Until recently finding his footing, the Baltimore native struggled through the first 10 days of camp. With the Ravens experienced depth and rookie investments in the position, it was reasonable to wonder whether Fuller might need to shore up his roster spot over the next three weeks. His salary of $1.2 million makes him somewhat expendable. But when the Ravens took the field for the warmup, Fuller was among a group of defensive backs who were off the pads. This is a good sign for their job security.
ot daniels fly
In off-season workouts, the fourth-round pick worked through exercises, occasionally dropping to one knee as he worked to retrieve. But Falley passed the team’s conditioning test before the Ravens’ first full-team practice and has been one of the team’s stable tackles in training camp. He saw a lot of time in the right tackle on Thursday and had a good hold on the safety of the pass. On the Ravens’ opening score, Falley’s down block helped create a block of space for Mike Davis to run back.
“Falle, compared to the first week when he got here, it’s just wonderful to go all the way,” Harbaugh said. “He’s come a long way, and I thought he played well.”
s geno stone
An even deeper security room is low on the Ravens’ wish list, but Stone’s solid camp continued with another good walk. The 2020 seventh-round pick packed a game’s worth of plays into a fourth-quarter drive, trailing Trenton Cannon for a loss before breaking a deep shot to wide receiver Treylon Burke, then juggling intercept, With the arrival of Kyle Hamilton, Stone may have to settle for special teams glory this season. But he’s doing what he can to earn the Ravens’ trust in the secondary.
“I’m trying to do as much as I can for this team,” Stone said. “If it’s special teams, try to be a leader this year, finding my role on defense – that was one of my biggest goals. I try to do everything I can for the team Am.”
te isaiah possibility
Defense understands what players do best. As offensive coordinator Greg Roman said last week, “You have to try to get the players to score as many goals as possible, so you can mask any tendencies.” And as much as potentially provides as a receiver (four catches for 40 yards), there’s still plenty of room for improvement as a blocker. In the first half, he found no push for Wallace at one end. On another carry, leaving Justice Hill behind, he seemed to drop his defender after a quick engagement. Possibly catching a penalty that canceled the first down was also flagged twice. (On the other, Hill seemed to bounce out unexpectedly, compromising the prospect’s position somewhat.)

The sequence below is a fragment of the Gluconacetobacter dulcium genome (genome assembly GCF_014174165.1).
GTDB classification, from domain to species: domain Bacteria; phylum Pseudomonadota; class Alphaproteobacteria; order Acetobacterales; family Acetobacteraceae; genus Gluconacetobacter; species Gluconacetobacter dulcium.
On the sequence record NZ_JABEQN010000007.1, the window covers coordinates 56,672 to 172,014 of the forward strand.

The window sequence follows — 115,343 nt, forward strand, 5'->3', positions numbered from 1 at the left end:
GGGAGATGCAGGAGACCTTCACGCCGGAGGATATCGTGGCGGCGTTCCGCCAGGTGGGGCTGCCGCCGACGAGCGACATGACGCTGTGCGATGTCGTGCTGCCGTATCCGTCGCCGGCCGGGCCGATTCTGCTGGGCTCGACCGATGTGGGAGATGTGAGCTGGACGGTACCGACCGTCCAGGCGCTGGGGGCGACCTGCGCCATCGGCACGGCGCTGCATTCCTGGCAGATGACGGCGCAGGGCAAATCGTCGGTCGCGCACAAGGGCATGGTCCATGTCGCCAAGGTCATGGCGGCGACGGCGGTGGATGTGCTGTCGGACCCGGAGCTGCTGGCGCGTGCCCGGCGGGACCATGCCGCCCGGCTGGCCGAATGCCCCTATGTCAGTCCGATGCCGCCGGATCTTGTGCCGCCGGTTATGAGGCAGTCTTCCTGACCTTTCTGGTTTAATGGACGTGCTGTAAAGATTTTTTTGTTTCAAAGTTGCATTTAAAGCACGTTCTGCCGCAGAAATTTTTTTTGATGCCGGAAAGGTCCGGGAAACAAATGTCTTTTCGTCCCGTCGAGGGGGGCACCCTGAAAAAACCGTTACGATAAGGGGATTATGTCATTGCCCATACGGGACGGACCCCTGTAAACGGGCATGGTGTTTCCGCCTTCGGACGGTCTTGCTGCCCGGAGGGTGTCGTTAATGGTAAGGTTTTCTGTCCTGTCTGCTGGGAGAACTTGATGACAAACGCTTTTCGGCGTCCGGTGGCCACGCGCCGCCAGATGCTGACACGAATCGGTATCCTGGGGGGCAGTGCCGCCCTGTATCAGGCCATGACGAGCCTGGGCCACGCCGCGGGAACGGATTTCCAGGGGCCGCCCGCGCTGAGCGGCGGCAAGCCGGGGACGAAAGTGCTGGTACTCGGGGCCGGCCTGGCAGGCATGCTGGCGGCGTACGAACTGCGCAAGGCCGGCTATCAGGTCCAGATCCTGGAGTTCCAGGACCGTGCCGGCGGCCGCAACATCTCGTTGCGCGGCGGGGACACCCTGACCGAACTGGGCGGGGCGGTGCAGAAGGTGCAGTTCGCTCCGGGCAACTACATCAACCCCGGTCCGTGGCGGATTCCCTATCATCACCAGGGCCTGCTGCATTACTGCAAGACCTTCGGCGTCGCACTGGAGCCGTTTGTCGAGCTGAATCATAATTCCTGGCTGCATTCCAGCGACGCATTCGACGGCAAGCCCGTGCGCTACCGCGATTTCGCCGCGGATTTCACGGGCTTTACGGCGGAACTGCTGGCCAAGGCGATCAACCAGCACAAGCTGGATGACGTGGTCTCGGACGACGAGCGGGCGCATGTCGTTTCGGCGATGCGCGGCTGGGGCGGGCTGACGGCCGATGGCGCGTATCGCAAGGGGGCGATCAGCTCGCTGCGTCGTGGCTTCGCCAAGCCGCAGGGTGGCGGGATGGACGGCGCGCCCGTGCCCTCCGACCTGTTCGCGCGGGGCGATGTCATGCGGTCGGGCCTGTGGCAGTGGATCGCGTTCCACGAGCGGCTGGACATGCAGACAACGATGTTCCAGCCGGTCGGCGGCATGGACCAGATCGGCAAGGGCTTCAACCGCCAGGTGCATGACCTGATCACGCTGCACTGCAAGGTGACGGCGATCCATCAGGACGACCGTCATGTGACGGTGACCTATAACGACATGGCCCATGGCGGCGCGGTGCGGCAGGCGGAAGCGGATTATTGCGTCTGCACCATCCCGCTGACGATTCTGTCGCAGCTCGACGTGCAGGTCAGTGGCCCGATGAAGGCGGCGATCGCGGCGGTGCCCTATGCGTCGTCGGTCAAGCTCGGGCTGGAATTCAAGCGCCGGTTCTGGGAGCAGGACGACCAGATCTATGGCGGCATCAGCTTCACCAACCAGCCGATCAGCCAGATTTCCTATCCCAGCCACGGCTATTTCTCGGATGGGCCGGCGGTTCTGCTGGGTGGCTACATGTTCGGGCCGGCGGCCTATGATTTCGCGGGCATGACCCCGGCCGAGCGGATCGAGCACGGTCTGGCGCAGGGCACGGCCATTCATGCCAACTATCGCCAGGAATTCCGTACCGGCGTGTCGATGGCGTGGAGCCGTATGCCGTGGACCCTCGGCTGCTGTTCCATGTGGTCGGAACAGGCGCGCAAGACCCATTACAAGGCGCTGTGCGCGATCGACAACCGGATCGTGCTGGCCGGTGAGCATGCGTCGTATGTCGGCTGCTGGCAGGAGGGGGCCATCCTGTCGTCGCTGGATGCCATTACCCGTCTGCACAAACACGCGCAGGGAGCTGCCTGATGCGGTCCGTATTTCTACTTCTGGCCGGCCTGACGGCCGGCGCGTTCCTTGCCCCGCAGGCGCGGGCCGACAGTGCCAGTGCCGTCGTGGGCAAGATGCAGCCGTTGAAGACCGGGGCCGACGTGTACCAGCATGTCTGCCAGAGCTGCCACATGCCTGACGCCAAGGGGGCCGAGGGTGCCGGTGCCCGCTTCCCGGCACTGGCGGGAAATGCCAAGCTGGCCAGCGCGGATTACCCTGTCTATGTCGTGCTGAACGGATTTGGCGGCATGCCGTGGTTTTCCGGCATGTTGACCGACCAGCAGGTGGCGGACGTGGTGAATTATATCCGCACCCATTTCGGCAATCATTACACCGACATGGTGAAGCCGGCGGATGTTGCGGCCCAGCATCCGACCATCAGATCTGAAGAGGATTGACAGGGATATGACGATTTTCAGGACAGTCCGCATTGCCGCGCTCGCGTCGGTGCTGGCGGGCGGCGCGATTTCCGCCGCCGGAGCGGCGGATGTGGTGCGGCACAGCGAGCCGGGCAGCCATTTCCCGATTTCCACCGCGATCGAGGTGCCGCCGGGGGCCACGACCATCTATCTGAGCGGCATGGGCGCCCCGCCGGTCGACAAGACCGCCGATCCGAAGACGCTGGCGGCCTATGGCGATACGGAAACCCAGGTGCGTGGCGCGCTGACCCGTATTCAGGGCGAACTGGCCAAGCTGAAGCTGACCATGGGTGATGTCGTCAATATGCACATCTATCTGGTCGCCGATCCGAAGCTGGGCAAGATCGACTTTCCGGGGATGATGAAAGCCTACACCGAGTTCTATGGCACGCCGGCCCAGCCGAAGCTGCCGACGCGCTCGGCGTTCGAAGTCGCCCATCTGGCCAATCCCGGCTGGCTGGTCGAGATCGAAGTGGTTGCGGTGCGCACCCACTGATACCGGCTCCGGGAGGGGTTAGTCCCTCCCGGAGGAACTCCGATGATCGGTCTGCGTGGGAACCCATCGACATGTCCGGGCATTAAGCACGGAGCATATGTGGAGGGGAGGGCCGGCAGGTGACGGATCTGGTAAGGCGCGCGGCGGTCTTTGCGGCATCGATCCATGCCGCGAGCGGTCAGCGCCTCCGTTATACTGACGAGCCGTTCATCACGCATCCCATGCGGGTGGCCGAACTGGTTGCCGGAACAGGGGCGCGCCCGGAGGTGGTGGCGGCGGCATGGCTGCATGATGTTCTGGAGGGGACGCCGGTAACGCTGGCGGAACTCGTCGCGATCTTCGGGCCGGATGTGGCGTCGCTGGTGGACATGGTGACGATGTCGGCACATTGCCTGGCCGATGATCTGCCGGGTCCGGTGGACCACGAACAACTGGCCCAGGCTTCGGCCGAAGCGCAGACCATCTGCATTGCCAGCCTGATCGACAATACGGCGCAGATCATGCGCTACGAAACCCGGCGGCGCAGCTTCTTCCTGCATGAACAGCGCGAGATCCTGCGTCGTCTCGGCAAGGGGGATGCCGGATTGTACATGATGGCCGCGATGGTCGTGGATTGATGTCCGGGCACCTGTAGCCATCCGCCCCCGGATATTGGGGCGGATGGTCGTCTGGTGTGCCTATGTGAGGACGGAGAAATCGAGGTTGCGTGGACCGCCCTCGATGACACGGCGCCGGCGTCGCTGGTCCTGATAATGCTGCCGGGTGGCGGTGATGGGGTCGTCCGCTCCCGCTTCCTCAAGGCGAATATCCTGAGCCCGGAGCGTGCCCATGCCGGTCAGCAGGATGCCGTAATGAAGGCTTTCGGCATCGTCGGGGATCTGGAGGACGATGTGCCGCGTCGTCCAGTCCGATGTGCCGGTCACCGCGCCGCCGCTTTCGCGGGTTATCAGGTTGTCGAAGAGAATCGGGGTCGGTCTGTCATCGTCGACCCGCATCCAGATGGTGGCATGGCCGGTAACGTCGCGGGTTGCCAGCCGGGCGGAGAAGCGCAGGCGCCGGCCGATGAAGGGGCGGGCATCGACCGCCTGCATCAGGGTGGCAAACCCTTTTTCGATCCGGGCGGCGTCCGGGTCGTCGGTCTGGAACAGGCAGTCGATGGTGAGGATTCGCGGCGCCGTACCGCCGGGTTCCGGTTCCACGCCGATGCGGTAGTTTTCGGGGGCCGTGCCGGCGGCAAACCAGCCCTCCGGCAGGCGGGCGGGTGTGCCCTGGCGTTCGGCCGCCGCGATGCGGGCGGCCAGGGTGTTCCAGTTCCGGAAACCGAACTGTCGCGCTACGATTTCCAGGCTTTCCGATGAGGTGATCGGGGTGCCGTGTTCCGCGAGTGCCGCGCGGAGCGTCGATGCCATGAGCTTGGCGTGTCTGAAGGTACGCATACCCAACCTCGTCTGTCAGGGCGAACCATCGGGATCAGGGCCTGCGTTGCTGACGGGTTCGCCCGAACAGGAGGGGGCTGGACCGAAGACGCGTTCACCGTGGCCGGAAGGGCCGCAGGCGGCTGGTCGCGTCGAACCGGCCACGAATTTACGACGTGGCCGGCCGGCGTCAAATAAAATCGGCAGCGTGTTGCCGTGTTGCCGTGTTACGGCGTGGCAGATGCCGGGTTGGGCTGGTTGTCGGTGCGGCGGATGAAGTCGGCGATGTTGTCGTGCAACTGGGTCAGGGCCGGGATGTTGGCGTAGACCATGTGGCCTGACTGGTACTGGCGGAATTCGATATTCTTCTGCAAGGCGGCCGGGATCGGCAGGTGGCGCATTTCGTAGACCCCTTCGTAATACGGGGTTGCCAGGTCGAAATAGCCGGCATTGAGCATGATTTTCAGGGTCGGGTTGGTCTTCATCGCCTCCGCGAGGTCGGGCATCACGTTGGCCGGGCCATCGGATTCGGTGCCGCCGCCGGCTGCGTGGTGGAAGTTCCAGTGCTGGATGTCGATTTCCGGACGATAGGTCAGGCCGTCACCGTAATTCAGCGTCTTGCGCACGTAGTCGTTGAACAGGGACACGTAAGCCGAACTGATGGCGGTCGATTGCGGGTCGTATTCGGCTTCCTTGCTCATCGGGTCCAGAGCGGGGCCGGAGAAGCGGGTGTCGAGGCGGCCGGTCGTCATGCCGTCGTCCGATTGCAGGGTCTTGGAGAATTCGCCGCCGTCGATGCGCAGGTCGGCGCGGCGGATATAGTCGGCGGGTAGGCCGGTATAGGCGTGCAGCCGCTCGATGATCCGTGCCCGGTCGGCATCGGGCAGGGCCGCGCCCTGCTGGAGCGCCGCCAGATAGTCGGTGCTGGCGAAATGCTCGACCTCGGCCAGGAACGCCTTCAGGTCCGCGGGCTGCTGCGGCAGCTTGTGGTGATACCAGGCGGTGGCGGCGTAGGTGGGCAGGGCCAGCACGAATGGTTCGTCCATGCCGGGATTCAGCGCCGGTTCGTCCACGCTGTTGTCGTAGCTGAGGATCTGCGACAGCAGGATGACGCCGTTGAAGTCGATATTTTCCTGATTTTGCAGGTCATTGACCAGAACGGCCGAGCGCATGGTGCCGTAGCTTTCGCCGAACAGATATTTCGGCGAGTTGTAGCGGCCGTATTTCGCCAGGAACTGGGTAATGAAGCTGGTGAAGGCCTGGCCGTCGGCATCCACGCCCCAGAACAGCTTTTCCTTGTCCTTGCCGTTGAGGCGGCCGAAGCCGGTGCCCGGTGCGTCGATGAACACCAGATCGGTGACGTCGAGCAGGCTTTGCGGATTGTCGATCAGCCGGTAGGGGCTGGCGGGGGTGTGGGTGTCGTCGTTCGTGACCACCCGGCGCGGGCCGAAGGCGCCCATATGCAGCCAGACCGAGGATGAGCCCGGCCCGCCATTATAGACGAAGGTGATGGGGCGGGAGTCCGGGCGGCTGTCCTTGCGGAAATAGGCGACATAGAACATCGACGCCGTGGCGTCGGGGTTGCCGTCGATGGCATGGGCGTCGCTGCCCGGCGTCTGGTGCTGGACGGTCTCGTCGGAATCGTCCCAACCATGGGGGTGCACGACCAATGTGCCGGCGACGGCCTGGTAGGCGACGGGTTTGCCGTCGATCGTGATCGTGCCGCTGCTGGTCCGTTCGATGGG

“It’s just adversity,” Possibly said of the penalty. “Coming into your first game, a lot of things are happening at once and your enthusiasm level is at an all-time high, especially playing in the National Football League. So there’s just a few things that I’ve got to clean myself up, block, hand in, and just keep building on them.”
WR Tylon Wallace
Calm Wallace got two opening touches with the opening offense for most of the camp: a 3-yard catch and reverse stopped in the backfield for a loss of 4 yards. But the 2021 fourth-round pick left the game in the first quarter with a minor knee sprain and did not return. A protracted injury would be a major setback for Wallace, who has dealt with knee injuries at Oklahoma State and hurt the Ravens’ special teams.
running back clarity
Mike Davis (five carries for 22 yards) opened the Ravens’ scoring with a comfortable goal-line run, but didn’t really move the pile between tackles. Rookie Tyler Baddie got the most action (six carries for 19 yards and two kick returns for 46 yards), but his pass safety remains a question mark. Hill looked like he had regained his burst, but his action was limited (three carries for 11 yards). Nate McCurry had the Ravens’ longest carry (21 yards), but remains a long shot to make the roster. Thursday was never going to settle the contest, especially with JK Dobbins still rehabilitating his knee injury, but there was no clear winner on the night either.
“They all look great,” said Harbaugh. “It’s just a matter of looking at the tape and grading it, really.”
Precision, Week 2
Ravens @ Cardinals
Sunday, August 21, 8 p.m.
TV: Ch. 45
radio: 97.9 FM, 101.5 FM, 1090 AM